George Zimmerman at an April 20 bond hearing. (Gary W. Green, Orlando Sentinel…)
Attorneys for George Zimmerman alleged in court papers that state prosecutors have failed to provide complete and timely information they need to prepare for their client's murder case and are seeking greater court supervision of pre-trial issues.
In court papers dated Friday, the defense team is seeking monthly meetings of at least two hours before a judge or the appointment of a retired judge to manage the discovery phase of the proceedings against Zimmerman, charged with second-degree murder.
Zimmerman, 29, has argued that he acted in self-defense when he shot an unarmed African American teenager, Trayvon Martin, on Feb. 26 in Sanford, Fla.
“The state’s approach to discovery has been to require the defense to figure out what the state has failed to provide and then ask for it rather than fulfilling the state’s legal obligation to provide complete and timely discovery,” defense attorney Donald R. West said in his motion, announced on the defense website on Monday. “This haphazard and cavalier approach by the state and the failure of the state to timely respond to reasonable defense requests has frustrated and delayed the discovery phase of the case.”
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The prosecution has yet to file its response to the motion.
Wrangling over the quality of discovery material – witnesses statements, photo and other evidence – is common in criminal cases. Zimmerman was not originally charged in the shooting, but after weeks of protests led by civil rights leaders, a special prosecutor filed second-degree murder charges. Zimmerman is free on bail.
In its paper, the defense says it was initially denied material including a report by an analyst who examined Martin’s cellphone and a witness drawing that defense attorneys said showed Martin on top of Zimmerman “right where George Zimmerman said he was when Trayvon Martin bashed his head into the concrete.” The cellphone report was given to the defense by the analyst rather than the state.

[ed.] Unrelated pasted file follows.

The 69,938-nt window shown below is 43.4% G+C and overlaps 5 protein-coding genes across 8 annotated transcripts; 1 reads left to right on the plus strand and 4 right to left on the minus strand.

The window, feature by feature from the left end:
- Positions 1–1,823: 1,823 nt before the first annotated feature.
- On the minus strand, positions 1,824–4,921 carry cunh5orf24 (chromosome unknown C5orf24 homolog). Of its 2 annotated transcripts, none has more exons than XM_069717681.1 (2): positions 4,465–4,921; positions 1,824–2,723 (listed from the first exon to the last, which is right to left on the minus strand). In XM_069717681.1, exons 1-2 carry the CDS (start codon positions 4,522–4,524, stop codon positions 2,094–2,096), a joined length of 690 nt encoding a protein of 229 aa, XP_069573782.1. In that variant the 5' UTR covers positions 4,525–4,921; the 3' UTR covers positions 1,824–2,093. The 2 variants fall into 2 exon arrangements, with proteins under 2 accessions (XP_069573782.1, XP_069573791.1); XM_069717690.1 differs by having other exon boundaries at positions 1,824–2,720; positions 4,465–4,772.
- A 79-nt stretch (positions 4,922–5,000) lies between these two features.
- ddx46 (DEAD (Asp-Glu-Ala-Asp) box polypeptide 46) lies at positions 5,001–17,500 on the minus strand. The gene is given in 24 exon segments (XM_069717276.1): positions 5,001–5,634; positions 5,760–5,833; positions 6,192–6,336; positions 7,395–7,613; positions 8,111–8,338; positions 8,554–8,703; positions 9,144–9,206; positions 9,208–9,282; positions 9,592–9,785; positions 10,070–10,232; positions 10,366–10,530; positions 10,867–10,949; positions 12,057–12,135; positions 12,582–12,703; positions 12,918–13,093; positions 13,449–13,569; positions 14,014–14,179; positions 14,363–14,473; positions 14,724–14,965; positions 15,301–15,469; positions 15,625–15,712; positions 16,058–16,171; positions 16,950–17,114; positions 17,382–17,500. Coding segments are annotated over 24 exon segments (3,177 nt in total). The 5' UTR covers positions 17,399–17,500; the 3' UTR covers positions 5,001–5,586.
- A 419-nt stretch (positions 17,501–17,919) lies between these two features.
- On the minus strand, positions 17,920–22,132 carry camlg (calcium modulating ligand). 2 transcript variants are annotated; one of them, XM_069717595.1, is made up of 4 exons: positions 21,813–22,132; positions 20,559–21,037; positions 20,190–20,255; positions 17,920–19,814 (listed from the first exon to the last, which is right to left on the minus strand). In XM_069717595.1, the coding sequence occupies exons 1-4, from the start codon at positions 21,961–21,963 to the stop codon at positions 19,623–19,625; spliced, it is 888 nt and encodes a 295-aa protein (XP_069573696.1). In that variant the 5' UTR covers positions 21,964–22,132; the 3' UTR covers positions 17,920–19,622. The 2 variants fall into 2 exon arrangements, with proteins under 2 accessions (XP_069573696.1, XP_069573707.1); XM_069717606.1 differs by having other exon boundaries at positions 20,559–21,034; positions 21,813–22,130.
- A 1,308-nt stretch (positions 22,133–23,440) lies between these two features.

Among the outstanding issues, the defense said, was expected litigation involving records from social media outlets such as Facebook and Twitter as well as the traditional, mainstream media. The defense is also seeking to depose the attorneys representing the Martin family on the ground that the lawyers inserted themselves in the case by interviewing state witnesses.
“We anticipate objections being lodged before and during these depositions which will require extensive Court involvement due to work product and privilege issues,” West wrote. “It is likely the court may need to be actively involved in the deposition process and available on short notice.”
In a separate motion, the defense is also seeking the original recording made by Benjamin Crump, the Martin family attorney, of his interview with a 16-year-old girl. The girl said she was on a cellphone with Martin when he first spoke with Zimmerman. The girl, who has not been officially named, said that Zimmerman was the aggressor.
Defense attorney West also asked for the names of everyone in the room during that interview and information about how ABC News got a copy of the recording.
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